Extreme Makeover: Museum Edition

Tampa Bay may be in a real estate slump, but the cultural sector is entering a building boom. A guide to what's opening when.

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In the new wing, double-height exhibition spaces will allow for traveling exhibits that may include large-scale modern and contemporary works of art. An interactive children's gallery and a much-expanded space for the museum's reference library will provide a boost to educational initiatives. As a result, galleries in the original building, which will undergo minor renovations later this year, will be used to show off more of the permanent collection. (Prior to the expansion, the museum could only exhibit about 10 percent of its collection at once.)

"Florida for some time has had world-class [art] collections. Now we're putting them into world-class buildings," says Yann Weymouth, architect of the wing and senior vice president and director of architectural design for international firm Hellmuth, Obata & Kassabaum (HOK). Weymouth, whose office is located in Tampa, also designed the Ringling's Searing Wing, which opened last year, and worked under I.M. Pei in the 1980s to build the Louvre's glass pyramid; he is now at work on a new building for the Salvador Dalí Museum.

With the wing's public opening just over a month away, the MFA remains about $250,000 away from its fundraising goal — pocket change compared to the project's $21 million budget. The wing bears the name of the project's most generous contributor, Hazel Hough, a longtime museum volunteer and one-time education chairperson. After the donation by Hough and her husband, William R. Hough, the amount of which the MFA declined to disclose, the museum embarked on a capital campaign that was given a boost last year when the Kresge Foundation kicked in a grant of $750,000 pegged to completion of all other fundraising. The museum expects to wrap up the final leg by selling gallery naming rights and turning to the public.

On Saturday and Sunday, March 22 and 23, the new wing opens to the community with a weekend of free admission for museum visitors. (A fancier gala event on Feb. 23 will showcase the unadorned architecture to a crowd of donors and public officials.) Rarely and never-before seen pieces from the museum's collection will fill the new space, along with an exhibit of artworks donated by museum founder Margaret Acheson Stuart and her friends and family. Saturday's "Family Day" activities include a mask-making workshop and art parade along Bayshore Drive, for which visitors are encouraged to create costumes inspired by works in the permanent collection. Schloder brought the art parade concept with him from his previous tenure at the Cleveland Museum of Art, where the annual event now attracts around 40,000 people.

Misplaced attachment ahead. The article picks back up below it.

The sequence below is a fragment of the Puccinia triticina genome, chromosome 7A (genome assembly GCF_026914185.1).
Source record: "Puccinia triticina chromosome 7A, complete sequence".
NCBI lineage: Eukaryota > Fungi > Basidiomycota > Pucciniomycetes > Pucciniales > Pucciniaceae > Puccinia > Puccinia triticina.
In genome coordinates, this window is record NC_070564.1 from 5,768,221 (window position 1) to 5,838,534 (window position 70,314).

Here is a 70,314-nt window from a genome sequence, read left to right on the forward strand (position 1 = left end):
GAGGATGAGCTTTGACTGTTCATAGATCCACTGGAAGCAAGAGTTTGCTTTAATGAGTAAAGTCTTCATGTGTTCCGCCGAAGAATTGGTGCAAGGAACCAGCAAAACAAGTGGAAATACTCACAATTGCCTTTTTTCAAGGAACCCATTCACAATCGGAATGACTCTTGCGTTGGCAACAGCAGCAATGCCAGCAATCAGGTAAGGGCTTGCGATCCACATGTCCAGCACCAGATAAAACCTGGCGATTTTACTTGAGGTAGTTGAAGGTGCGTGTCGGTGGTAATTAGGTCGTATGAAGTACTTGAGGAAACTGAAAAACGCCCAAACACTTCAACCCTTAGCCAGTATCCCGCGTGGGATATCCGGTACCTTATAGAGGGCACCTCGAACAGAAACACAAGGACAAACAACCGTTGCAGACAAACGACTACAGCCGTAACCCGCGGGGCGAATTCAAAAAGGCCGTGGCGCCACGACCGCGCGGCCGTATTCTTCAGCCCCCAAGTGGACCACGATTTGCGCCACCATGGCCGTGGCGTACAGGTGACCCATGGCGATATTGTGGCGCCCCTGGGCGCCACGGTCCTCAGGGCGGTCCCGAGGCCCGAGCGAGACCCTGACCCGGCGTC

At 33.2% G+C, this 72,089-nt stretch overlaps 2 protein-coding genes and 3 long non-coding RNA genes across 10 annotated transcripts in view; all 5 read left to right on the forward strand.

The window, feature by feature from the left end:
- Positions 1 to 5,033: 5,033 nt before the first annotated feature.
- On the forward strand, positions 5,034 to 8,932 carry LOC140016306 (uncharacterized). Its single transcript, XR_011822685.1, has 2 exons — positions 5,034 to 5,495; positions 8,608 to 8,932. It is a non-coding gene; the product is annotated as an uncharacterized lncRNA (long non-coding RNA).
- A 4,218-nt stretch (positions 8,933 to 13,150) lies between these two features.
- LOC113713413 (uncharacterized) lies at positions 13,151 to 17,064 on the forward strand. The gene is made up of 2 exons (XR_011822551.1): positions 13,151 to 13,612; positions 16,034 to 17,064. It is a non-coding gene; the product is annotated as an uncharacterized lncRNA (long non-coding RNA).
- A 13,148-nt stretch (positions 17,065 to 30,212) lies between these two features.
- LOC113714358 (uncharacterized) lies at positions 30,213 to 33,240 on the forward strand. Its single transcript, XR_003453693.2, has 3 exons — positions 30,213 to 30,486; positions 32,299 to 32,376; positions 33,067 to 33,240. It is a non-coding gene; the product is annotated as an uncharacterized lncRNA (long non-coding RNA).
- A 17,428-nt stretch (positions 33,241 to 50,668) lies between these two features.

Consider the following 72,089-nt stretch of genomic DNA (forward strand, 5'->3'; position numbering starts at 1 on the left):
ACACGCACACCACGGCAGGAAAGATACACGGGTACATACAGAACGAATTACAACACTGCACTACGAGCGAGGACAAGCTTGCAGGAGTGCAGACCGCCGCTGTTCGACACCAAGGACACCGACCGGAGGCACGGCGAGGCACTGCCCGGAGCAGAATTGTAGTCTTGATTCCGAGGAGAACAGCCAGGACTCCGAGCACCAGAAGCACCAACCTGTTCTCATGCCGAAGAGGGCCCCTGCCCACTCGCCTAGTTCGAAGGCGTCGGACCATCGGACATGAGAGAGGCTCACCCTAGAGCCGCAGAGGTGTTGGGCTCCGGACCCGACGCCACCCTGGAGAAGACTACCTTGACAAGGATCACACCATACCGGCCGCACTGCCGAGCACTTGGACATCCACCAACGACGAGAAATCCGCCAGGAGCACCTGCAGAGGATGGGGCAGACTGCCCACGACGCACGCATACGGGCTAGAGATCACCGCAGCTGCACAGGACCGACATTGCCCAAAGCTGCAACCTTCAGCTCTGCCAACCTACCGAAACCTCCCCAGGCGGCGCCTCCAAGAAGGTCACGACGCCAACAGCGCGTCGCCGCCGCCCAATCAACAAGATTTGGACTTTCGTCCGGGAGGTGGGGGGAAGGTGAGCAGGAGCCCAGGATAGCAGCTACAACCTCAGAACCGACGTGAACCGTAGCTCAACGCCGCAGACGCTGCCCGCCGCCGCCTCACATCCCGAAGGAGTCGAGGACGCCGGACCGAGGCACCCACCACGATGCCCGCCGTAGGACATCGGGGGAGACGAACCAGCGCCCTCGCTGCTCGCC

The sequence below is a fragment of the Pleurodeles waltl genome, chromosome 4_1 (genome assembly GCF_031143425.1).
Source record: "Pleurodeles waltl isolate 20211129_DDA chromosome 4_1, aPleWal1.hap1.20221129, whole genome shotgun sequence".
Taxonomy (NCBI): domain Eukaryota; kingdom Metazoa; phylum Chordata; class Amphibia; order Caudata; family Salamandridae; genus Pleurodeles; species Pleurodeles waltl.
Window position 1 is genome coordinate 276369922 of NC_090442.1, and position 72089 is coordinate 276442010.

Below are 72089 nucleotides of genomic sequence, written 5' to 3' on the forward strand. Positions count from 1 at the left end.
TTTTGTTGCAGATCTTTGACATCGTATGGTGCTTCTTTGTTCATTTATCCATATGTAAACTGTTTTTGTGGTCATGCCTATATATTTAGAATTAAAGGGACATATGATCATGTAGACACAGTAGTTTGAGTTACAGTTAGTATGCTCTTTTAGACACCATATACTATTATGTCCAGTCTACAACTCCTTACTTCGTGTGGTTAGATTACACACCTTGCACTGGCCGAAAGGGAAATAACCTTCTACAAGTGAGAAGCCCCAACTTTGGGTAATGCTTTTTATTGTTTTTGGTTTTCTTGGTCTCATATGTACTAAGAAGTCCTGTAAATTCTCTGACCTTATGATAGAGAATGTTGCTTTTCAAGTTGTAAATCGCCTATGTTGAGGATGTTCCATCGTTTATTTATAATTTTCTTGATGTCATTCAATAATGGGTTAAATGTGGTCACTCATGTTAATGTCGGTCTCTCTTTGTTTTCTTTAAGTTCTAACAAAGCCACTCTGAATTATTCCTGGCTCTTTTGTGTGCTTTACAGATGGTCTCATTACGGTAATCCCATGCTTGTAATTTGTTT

For Hazel Hough, the wing's namesake, all the changes add up to chance to raise the profile of a beloved institution. "So many times, I've heard people say the Museum of Fine Arts is the best-kept secret in St. Petersburg. Well, we don't want it to be a secret," Hough says.

Tampa Museum of Art: Fall 2009

After several false starts, the gears of a new Tampa Museum of Art are finally in motion. Drivers headed down Ashley Drive this month can see the beginnings of a methodical, three-month demolition by a city crew designed to salvage materials from the former museum building, now empty, for reuse where possible. As soon as next month, construction may begin on a new structure designed by San Francisco architect Stanley Saitowitz, and during the transition the museum is operating out of an interim location in West Tampa. All this following a 2002 design by architect Rafael Viñoly that failed to come to fruition, a second search for an architect based on scaled-down plans for a smaller building and a trio of proposed locations abandoned as too expensive. Steve Klindt, the museum's director of development and public affairs, is relieved to see the light at the end of the tunnel.

"It's been a hard birth," he says.

While the public has welcomed announcements of other museum expansions, the TMA's redevelopment seems to pull residents in different directions. A group of activists led by Davis Islands resident Neil Cosentino has lobbied for the reuse of the former museum building as a community arts center. Separate controversies surround the state of two parks adjacent to the museum site. Curtis Hixon Park, commissioned by the city and designed by land artist Alan Sonfist, is to be replaced by a new park designed by landscape architect Thomas Balsley, the plans for which were recently greeted with skepticism by Tampa City Council. And the fate of Kiley Gardens, cherished by preservationists as a landmark in garden design, remains uncertain. According to Dave Vaughn, Tampa's director of contract administration, the city is currently working on a plan for "repair and limited reconstruction" of Kiley. There is no schedule for the project.

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